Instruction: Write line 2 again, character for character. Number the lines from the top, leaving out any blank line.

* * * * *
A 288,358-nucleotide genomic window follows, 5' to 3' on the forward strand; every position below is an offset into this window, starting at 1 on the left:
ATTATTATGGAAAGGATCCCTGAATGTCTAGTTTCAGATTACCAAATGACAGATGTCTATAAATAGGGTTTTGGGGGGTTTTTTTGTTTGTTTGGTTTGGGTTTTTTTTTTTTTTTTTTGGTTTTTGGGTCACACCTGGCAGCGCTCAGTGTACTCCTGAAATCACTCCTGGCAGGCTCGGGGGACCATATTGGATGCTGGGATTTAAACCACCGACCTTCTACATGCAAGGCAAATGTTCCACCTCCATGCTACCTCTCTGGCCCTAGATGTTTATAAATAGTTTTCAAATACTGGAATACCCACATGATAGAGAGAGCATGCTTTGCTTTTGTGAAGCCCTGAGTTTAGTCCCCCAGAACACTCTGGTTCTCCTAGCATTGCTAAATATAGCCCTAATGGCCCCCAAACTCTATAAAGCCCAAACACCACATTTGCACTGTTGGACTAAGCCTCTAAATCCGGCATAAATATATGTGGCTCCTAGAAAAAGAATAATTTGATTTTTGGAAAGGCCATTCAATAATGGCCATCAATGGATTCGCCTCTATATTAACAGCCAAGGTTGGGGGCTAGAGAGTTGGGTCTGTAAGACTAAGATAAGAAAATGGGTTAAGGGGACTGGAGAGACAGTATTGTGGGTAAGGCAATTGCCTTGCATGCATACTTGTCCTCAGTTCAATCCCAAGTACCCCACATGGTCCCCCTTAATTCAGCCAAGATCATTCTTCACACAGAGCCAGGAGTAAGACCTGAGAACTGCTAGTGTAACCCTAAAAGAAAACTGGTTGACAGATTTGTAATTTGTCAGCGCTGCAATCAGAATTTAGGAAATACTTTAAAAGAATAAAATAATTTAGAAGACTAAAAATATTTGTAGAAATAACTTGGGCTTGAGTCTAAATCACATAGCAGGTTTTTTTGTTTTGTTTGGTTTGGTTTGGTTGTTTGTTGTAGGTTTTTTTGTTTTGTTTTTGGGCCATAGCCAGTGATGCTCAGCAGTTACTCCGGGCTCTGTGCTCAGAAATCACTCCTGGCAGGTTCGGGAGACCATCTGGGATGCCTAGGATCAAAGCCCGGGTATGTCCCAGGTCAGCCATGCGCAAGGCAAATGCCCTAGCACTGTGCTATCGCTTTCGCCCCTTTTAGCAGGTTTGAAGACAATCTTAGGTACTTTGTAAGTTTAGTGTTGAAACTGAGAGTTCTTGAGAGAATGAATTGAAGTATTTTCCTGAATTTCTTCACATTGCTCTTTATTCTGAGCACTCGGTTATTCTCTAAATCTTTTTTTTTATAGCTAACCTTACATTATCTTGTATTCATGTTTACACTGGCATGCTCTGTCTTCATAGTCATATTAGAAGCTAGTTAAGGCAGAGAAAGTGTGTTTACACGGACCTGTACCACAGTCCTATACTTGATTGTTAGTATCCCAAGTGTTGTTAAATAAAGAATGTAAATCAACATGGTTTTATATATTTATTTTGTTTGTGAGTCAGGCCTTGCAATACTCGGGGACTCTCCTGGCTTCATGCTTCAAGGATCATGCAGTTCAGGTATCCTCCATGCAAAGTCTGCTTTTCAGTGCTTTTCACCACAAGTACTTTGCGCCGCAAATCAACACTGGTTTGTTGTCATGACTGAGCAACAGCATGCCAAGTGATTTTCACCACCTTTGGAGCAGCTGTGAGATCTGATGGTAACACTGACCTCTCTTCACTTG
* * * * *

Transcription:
ATTATTATGGAAAGGATCCCTGAATGTCTAGTTTCAGATTACCAAATGACAGATGTCTATAAATAGGGTTTTGGGGGGTTTTTTTGTTTGTTTGGTTTGGGTTTTTTTTTTTTTTTTTTGGTTTTTGGGTCACACCTGGCAGCGCTCAGTGTACTCCTGAAATCACTCCTGGCAGGCTCGGGGGACCATATTGGATGCTGGGATTTAAACCACCGACCTTCTACATGCAAGGCAAATGTTCCACCTCCATGCTACCTCTCTGGCCCTAGATGTTTATAAATAGTTTTCAAATACTGGAATACCCACATGATAGAGAGAGCATGCTTTGCTTTTGTGAAGCCCTGAGTTTAGTCCCCCAGAACACTCTGGTTCTCCTAGCATTGCTAAATATAGCCCTAATGGCCCCCAAACTCTATAAAGCCCAAACACCACATTTGCACTGTTGGACTAAGCCTCTAAATCCGGCATAAATATATGTGGCTCCTAGAAAAAGAATAATTTGATTTTTGGAAAGGCCATTCAATAATGGCCATCAATGGATTCGCCTCTATATTAACAGCCAAGGTTGGGGGCTAGAGAGTTGGGTCTGTAAGACTAAGATAAGAAAATGGGTTAAGGGGACTGGAGAGACAGTATTGTGGGTAAGGCAATTGCCTTGCATGCATACTTGTCCTCAGTTCAATCCCAAGTACCCCACATGGTCCCCCTTAATTCAGCCAAGATCATTCTTCACACAGAGCCAGGAGTAAGACCTGAGAACTGCTAGTGTAACCCTAAAAGAAAACTGGTTGACAGATTTGTAATTTGTCAGCGCTGCAATCAGAATTTAGGAAATACTTTAAAAGAATAAAATAATTTAGAAGACTAAAAATATTTGTAGAAATAACTTGGGCTTGAGTCTAAATCACATAGCAGGTTTTTTTGTTTTGTTTGGTTTGGTTTGGTTGTTTGTTGTAGGTTTTTTTGTTTTGTTTTTGGGCCATAGCCAGTGATGCTCAGCAGTTACTCCGGGCTCTGTGCTCAGAAATCACTCCTGGCAGGTTCGGGAGACCATCTGGGATGCCTAGGATCAAAGCCCGGGTATGTCCCAGGTCAGCCATGCGCAAGGCAAATGCCCTAGCACTGTGCTATCGCTTTCGCCCCTTTTAGCAGGTTTGAAGACAATCTTAGGTACTTTGTAAGTTTAGTGTTGAAACTGAGAGTTCTTGAGAGAATGAATTGAAGTATTTTCCTGAATTTCTTCACATTGCTCTTTATTCTGAGCACTCGGTTATTCTCTAAATCTTTTTTTTTATAGCTAACCTTACATTATCTTGTATTCATGTTTACACTGGCATGCTCTGTCTTCATAGTCATATTAGAAGCTAGTTAAGGCAGAGAAAGTGTGTTTACACGGACCTGTACCACAGTCCTATACTTGATTGTTAGTATCCCAAGTGTTGTTAAATAAAGAATGTAAATCAACATGGTTTTATATATTTATTTTGTTTGTGAGTCAGGCCTTGCAATACTCGGGGACTCTCCTGGCTTCATGCTTCAAGGATCATGCAGTTCAGGTATCCTCCATGCAAAGTCTGCTTTTCAGTGCTTTTCACCACAAGTACTTTGCGCCGCAAATCAACACTGGTTTGTTGTCATGACTGAGCAACAGCATGCCAAGTGATTTTCACCACCTTTGGAGCAGCTGTGAGATCTGATGGTAACACTGACCTCTCTTCACTTG